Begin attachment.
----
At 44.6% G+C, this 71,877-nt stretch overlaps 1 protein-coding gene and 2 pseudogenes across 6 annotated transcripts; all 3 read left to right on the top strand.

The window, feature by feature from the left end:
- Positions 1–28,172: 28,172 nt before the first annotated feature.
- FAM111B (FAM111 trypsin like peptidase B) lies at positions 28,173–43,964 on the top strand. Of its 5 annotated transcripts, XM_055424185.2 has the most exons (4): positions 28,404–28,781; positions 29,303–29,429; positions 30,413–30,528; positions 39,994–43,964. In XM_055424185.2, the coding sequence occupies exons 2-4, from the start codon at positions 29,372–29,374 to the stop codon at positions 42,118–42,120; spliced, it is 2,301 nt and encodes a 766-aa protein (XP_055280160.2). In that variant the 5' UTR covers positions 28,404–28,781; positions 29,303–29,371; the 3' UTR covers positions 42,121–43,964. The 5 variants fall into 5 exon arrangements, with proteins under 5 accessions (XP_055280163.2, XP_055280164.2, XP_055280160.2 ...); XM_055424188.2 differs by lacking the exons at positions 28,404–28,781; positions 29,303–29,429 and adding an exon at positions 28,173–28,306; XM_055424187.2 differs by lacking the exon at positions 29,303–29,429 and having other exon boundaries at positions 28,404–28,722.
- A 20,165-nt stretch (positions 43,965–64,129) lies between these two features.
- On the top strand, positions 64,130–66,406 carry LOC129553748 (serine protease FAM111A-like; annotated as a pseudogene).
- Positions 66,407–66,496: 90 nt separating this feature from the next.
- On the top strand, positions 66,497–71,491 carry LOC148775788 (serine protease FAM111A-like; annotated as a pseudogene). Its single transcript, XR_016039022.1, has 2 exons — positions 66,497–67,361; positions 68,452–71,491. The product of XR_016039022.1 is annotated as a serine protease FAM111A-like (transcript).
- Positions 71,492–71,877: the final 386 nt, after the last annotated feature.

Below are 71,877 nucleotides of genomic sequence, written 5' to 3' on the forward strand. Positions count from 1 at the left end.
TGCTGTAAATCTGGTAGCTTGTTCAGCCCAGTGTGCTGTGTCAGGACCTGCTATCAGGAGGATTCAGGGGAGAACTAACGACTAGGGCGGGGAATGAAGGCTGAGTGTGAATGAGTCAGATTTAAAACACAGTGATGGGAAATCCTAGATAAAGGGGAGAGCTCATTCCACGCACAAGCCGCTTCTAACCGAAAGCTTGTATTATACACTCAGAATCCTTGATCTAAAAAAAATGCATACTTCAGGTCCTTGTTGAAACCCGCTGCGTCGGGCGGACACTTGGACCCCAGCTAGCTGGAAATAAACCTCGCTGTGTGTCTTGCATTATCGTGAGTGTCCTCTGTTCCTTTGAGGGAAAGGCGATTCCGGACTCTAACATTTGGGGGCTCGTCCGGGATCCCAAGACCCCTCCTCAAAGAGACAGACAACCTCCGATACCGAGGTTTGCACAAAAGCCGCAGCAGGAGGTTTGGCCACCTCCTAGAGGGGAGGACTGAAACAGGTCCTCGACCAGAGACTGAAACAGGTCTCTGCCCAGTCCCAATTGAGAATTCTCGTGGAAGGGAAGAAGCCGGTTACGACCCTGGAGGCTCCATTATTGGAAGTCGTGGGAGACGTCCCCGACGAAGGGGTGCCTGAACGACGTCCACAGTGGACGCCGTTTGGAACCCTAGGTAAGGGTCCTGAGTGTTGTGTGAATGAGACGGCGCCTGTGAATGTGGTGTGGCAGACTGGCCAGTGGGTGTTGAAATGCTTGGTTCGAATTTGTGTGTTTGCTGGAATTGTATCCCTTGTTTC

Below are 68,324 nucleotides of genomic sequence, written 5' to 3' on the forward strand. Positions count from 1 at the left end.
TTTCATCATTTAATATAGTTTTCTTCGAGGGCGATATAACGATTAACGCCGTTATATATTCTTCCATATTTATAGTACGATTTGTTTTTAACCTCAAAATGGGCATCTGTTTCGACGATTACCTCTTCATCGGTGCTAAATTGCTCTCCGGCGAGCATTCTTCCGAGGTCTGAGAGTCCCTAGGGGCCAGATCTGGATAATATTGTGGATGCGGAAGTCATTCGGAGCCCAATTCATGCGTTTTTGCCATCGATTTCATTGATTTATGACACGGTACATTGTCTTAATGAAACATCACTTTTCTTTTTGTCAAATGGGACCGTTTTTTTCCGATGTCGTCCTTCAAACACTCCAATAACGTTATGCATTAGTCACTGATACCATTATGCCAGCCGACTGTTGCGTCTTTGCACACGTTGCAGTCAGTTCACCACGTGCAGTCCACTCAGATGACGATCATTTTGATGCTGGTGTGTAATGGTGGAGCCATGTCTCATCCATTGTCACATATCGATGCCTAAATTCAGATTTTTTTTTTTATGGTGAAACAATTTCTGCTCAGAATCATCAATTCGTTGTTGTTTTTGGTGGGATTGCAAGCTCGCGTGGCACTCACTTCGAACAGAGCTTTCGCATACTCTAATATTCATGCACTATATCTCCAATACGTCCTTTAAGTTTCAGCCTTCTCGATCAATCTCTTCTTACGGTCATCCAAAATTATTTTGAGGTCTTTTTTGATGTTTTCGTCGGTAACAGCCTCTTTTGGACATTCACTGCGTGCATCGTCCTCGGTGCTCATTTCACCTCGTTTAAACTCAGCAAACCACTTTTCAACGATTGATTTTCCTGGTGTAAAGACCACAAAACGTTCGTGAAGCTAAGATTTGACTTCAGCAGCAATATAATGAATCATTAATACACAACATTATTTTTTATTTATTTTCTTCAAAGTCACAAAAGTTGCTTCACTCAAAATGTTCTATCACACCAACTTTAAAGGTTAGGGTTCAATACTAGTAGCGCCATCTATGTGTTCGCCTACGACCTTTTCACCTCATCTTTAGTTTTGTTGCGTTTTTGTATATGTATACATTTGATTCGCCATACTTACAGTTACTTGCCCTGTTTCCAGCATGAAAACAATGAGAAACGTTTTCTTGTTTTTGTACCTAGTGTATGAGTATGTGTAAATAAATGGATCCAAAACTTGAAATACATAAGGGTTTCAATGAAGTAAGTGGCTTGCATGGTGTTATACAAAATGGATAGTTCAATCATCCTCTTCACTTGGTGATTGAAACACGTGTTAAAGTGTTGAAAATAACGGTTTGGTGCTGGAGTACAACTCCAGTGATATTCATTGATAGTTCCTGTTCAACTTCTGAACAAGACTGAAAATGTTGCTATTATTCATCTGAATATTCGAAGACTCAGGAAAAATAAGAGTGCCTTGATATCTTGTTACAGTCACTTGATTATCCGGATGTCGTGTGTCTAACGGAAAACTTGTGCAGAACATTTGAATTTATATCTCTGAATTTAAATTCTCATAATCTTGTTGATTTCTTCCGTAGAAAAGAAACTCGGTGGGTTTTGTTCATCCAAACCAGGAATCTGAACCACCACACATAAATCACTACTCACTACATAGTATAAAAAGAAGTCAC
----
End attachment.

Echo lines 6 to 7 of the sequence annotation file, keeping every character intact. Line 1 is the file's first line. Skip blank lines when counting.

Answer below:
- On the top strand, positions 64,130–66,406 carry LOC129553748 (serine protease FAM111A-like; annotated as a pseudogene).
- Positions 66,407–66,496: 90 nt separating this feature from the next.